A pot of 2,700-year-old goo, found in an aristocratic man’s grave, hints at the rise of manufactured beauty-care products.
Chemical analysis has revealed that a pot buried with a Chinese nobleman some 2,700 years ago held a skin cream made from animal fat and ground stalactite — a mixture that was probably foundational to China’s cosmetics industry.
The ornate bronze jar was still sealed when researchers unearthed it at the Liujiawa archaeological site in northern China. That allowed Yimin Yang at the University of the Chinese Academy of Sciences in Beijing and his colleagues to analyse the composition of the yellowish lumps inside the pot.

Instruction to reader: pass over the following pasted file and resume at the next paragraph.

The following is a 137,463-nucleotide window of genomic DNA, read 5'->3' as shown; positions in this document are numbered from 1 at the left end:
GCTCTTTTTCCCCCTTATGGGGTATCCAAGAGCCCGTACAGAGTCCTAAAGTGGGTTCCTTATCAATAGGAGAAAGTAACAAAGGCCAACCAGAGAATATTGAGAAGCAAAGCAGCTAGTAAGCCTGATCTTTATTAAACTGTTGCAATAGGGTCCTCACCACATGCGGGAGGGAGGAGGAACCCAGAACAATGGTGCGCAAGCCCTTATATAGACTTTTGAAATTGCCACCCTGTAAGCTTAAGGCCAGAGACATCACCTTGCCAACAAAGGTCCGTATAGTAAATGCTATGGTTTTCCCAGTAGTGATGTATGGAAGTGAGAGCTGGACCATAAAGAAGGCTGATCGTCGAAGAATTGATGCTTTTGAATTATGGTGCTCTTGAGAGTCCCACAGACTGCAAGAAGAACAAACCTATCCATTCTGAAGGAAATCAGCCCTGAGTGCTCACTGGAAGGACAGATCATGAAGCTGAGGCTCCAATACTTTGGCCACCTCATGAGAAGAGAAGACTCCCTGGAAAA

The lumps consisted of beef fat mixed with minerals that absorb sweat and skin oil. Those minerals came from ‘cave moonmilk’, a powdered form of white stalactites found in limestone caves. Caves were important to the Taoist philosophy prevalent during the nobleman’s day, and the cream would have had symbolic power as well as the ability to moisturize and whiten the face.
The presence of similar pots in many royal and noble graves suggests that a cosmetics industry serving elite customers had appeared in China by roughly 700 BC.